Saturday, March 18, 2017

This week in birds - #248

A roundup of the week's news of birds and the environment:


Male Northern Cardinals are busily singing to establish and defend their nesting territories while females incubate their eggs.

*~*~*~*

Scientists are decrying the decision by the current president to overturn the rule against using lead ammunition in national wildlife refuges. The ban against such ammunition has been instrumental in protecting Bald Eagles and other raptors at the top of the food chain that dine on animals killed and left in the wild by hunters. The raptors ingest the bullets along with the meat of the animal. The results of lead poisoning are devastating. 

*~*~*~*

The first accurate climate model ever was established 50 years. The scientists' groundbreaking paper was published in 1967. Now their science can finally be robustly evaluated, and they got almost everything exactly right.

*~*~*~*

The first wolf pack to make its home in California in nearly a century is missing and scientists are searching for clues as to what has become of them. The two adults and five pups known as the Shasta Pack have not been seen since May 2016.

*~*~*~*

Birds that have flexible nesting requirements are more likely to be able to make a home for themselves in the suburbs. Birds that have very strict needs for their nesting sites and construction are less likely to be able to make a go of it there.

*~*~*~*

"The Prairie Ecologist" discusses one of the burning issues of conservation land management: Should we manage for the rare species or for species diversity? 

*~*~*~*

The emphasis in helping the Monarch butterfly make a comeback has been on trying to protect existing stands of milkweed and get gardeners and homeowners to plant more of the stuff to give the butterflies places to lay their eggs and to give their caterpillars the sustenance they require. But the adult butterflies need nectar, also, and a new study indicates that part of the problem is that there are not sufficient nectar plants available.

*~*~*~*

When there is plenty of food available, Galapagos Penguins will continue to feed their chicks long after they have left the nest. 

*~*~*~*

Another previously unknown frog species has been discovered in northern Vietnam. It is a frog that resembles a stone in appearance and it is called the Stone Leaf-litter frog. It represents just a bit of the unknown biodiversity from the imperiled forests of Southeast Asia. 


The Stone Leaf-litter Frog. Isn't he adorable? (Photo by Jodi Rowley.)

*~*~*~*

In the UK, a man has been found guilty of unlawfully collecting and killing specimens of one of Britain’s rarest butterflies, the large blue. He was seen wielding a butterfly net at a nature reserve in Gloucestershire and when challenged by a volunteer there, he claimed he was interested in parasitic wasps and orchids. Police later raided his home in Cadbury Heath, near Bristol, and found dead, mounted butterflies in about 30 trays, including two large blues.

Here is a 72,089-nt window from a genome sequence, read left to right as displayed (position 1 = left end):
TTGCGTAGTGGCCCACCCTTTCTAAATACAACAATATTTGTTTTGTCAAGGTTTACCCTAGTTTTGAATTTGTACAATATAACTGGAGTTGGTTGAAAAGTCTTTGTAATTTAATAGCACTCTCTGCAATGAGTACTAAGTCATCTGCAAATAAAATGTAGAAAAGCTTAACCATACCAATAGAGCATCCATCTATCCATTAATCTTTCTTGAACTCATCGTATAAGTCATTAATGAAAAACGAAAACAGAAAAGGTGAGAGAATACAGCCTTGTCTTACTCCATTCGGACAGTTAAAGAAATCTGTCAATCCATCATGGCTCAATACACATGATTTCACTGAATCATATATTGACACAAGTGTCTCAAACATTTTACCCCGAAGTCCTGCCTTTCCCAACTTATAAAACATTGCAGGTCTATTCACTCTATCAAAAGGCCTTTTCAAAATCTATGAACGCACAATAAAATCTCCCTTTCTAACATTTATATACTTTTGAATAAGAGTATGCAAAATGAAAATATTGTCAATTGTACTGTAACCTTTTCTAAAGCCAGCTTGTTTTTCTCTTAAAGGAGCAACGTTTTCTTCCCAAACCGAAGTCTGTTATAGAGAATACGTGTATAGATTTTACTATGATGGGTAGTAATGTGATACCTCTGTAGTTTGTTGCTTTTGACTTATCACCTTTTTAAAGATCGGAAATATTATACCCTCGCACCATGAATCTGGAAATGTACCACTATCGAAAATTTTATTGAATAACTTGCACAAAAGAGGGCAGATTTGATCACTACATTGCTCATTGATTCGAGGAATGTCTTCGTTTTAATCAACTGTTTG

*~*~*~*

In the mid-twentieth century, Peregrine Falcons were facing almost certain extinction. But then came Rachel Carson and increased awareness of the damage that we were inflicting on the environment with some of the poisons we were using. Environmental laws were passed and falcons and other endangered birds started a comeback. Today, the adaptable Peregrine has found a home in urban settings, where it rules the skies from high-rise buildings that resemble the mountain cliffs of its traditional home.  

*~*~*~*

"The Rattling Crow" documents intelligent behavior by Carrion Crows. They pick up mussels, fly high over rocks, and drop the mussels on the rocks to break them open and make them easier to eat. 

*~*~*~*

Cyprus is the jaws of death for birds on migration. Annually, millions of birds are killed by poachers as they make the dangerous journey. In the fall of 2016 alone, it is estimated that 2.3 million birds were killed there. 

*~*~*~*

The proposed federal budget would cease the cleanup of toxic hotspots around the Great Lakes. The budget allocates $0 to the Great Lakes Restoration Initiative, which restores polluted land and water leftover from manufacturing, lumber, and mining industries. The project has been a boon to bird and other wildlife populations in the areas affected. 

*~*~*~*

The kingsnake's preferred prey is other snakes. It eats other things as well, but snakes make up the largest portion of its diet. It kills its prey by constriction, wrapping its coils around its victim and squeezing so hard that it triggers cardiac arrest.

*~*~*~*

Spiders are our friends and they are working as hard as they can to keep the ecosystem in balance. In pursuit of that goal, they eat twice as much animal prey (mostly insects) as humans do each year. A team of Swiss and Swedish scientists has calculated that they eat as much as 400 to 800 million tons of prey in a year. Without their aid, it's fair to say we would be inundated in insects.







4 comments:

  1. Great tidbits this week. I wonder if the wolf pack that has gone missing in CA has anything to due with the torrential rains and flood they have experienced. I just hope they turn up OK.

    ReplyDelete
    Replies
    1. It's unusual for an established pack to leave their territory, so something unusual must have happened. One can only hope that it wasn't something tragic.

      Delete
  2. I like the frog! Spiders are hard at work in my yard and home:) This morning as I read your post I thought, a post-apocalyptic novel could be constructed from the data you shared.

    ReplyDelete
    Replies
    1. It certainly reads that way, doesn't it?

      Delete